API Fortress is an automated continuous testing platform for APIs that can be deployed in-house or on the cloud. Thier list of clients includes GoPro, Getty Images and MuleSoft (just to name a few). We had the pleasure of speaking to their CTO and co-founder, Simone Pezzano to discuss the journey they underwent to choosing RabbitMQ for their microservices architecture, why they felt it was the right tool for the job and how they’ve used its capabilities to build a succesful platform. The result is great example of how and why to move to RabbitMQ for a long-term harmonious micro-service architecture with improved performance.
API Fortress and RabbitMQ – The discovery phase
The initial concept of API Fortress was born in 2014. They were working with APIs for various companies, and realized that there was no system to test and monitor the APIs without writing a test suite in code. After searching the market, they realized there was a definite need for a better, more modern approach to testing and monitoring, so they started building our platform.
In the early days, as they were gaining customers, they gathered critical insight about the most common testing and monitoring use cases. One of the top use cases involved a transition from legacy monolithic systems to a more contemporary microservices architecture. This trend had dovetailed with the explosion of APIs and API management platforms like Apigee, Mulesoft, Mashery, WSO2, and Kong, etc.
In 2016, they decided to undergo that change, and converted their platform into an entirely microservices-based architecture. During that process, they realized that it was very important that the platform leverage a tool capable of seamlessly orchestrating asynchronous messaging across heterogeneous components. This tool would need to indicate the importance of each message, pointing to whether the message represented a notification or an important task to execute. During setup, it would need to help us scale our microservices-based platform as much as needed horizontally for a multi-tenant cloud system but with negligible overhead, which was highly desirable for our situation. Additionally, it would need the tool to be able to deploy with our platform on-premises.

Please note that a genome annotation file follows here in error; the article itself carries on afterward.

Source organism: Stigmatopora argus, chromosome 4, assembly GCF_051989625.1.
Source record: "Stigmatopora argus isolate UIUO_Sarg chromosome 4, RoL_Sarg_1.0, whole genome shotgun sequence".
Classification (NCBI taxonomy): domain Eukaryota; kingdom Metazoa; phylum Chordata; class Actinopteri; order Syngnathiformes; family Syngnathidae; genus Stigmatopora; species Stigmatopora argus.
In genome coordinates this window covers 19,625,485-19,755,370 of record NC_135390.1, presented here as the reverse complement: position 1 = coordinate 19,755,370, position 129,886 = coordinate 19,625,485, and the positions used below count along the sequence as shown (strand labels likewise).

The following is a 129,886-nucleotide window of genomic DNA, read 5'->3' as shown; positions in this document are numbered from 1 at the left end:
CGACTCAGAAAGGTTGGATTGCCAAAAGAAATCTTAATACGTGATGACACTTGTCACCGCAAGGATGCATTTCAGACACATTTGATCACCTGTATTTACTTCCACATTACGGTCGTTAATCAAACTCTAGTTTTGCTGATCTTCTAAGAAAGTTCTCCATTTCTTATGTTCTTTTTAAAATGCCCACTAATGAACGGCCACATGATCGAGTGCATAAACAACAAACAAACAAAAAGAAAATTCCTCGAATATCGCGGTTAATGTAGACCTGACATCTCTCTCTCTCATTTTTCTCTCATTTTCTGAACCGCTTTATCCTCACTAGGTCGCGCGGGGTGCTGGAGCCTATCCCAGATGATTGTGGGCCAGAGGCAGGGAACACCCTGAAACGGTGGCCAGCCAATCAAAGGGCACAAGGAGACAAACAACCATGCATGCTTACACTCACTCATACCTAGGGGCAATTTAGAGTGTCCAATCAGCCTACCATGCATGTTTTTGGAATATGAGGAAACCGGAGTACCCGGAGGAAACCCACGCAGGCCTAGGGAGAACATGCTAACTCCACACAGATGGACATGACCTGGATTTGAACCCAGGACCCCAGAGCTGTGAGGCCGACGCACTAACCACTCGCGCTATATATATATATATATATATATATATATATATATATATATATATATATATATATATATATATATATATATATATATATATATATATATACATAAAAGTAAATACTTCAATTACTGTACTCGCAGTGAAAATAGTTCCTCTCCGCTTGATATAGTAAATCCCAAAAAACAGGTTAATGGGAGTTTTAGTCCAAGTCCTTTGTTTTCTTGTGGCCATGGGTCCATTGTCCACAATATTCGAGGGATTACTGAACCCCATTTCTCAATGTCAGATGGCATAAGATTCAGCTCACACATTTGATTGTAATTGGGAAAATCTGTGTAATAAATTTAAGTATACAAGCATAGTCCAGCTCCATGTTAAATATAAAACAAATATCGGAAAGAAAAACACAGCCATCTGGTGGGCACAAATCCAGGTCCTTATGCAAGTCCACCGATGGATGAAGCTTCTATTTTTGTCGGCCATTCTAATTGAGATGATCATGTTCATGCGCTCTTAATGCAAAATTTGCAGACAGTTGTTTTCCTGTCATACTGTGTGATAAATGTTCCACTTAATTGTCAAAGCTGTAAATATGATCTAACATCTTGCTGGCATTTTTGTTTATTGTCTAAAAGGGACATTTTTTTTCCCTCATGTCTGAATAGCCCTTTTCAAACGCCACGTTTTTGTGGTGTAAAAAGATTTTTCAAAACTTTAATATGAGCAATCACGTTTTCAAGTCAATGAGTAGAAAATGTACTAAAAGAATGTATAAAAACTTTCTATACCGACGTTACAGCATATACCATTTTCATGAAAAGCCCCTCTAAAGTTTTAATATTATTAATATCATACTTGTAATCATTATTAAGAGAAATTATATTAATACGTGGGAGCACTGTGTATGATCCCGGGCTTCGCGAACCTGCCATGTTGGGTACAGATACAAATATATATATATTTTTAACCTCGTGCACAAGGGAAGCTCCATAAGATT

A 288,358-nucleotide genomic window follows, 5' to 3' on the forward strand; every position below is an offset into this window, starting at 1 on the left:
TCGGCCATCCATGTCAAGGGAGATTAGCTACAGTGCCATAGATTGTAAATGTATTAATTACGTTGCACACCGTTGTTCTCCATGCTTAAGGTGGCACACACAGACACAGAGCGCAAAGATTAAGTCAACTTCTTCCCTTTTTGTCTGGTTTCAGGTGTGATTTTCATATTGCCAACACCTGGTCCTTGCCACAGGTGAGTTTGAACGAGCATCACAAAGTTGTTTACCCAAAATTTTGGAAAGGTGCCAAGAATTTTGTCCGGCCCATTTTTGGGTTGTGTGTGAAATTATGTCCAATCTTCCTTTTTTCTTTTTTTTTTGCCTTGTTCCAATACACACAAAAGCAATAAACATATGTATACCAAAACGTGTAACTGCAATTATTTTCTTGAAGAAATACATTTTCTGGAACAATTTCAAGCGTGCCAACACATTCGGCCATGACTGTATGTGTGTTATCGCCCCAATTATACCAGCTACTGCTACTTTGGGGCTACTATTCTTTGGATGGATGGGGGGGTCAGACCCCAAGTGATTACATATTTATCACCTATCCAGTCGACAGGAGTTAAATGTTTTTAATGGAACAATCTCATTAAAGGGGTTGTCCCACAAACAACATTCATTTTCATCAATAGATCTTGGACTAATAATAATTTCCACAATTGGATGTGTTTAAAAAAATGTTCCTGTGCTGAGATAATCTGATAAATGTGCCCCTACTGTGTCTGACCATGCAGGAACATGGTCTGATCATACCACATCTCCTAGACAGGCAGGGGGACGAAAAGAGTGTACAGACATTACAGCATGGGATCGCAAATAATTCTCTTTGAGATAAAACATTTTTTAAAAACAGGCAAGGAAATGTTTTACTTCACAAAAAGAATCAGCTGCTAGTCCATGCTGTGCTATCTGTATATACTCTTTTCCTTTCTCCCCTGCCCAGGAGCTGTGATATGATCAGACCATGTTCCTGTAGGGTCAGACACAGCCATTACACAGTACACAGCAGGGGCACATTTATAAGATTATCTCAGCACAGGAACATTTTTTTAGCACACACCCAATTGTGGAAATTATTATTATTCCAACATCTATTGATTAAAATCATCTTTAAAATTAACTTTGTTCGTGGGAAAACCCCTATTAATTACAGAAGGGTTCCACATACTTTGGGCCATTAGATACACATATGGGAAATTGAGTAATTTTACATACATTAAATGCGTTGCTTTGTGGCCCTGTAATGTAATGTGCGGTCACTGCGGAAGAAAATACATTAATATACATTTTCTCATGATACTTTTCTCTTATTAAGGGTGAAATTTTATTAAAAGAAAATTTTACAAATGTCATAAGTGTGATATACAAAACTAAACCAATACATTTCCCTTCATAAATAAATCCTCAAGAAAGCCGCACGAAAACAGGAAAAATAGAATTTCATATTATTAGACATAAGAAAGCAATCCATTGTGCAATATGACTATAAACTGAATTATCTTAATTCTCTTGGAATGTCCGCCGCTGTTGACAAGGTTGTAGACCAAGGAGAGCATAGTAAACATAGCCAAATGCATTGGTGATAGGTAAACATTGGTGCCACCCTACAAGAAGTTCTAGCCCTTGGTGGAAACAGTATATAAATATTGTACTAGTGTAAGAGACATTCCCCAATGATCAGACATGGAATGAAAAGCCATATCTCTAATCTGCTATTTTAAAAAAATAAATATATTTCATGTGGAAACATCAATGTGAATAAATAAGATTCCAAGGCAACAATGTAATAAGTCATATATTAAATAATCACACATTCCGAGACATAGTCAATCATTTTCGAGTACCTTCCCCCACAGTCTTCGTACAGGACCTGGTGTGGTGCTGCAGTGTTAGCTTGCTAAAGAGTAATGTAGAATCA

Their search for the right tool led them to RabbitMQ. Not only would RabbitMQ let them reach the goals of API Fortress, several unique features of RabbitMQ opened a whole new set of possibilities. In fact, they planned several key architectural improvements based on the new capabilities found in RabbitMQ, including:
- RabbitMQ’s powerful message routing settings allowed us to better shape the flow of events throughout our platform. By increasing the efficacy of each message, we reduced the complexity caused by message replication, and subsequent remedial actions in case of failure.
- Standardized AMQP protocol and STOMP support allowed us to create message queues that were not just internal, but also usable by our customers when reacting to certain events with their internally built software in any language.
- High configurability of Queues and Exchanges using the default client libraries in RabbitMQ allowed us to delegate 100% of the setup operations to the pieces of software that actually use the queues, reducing the uncertainty introduced by custom maintenance sequences.
- The costs and skill requirements for day-to-day maintenance dropped to virtually zero.
RabbitMQ provided all of these features and more with unparalleled stability and a minimal resource footprint. Whether powering our cloud platform with thousands of messages being exchanged, or our Docker on-premises deployment, RabbitMQ is the component helping to drive our platform’s success.
The API Fortress Architecture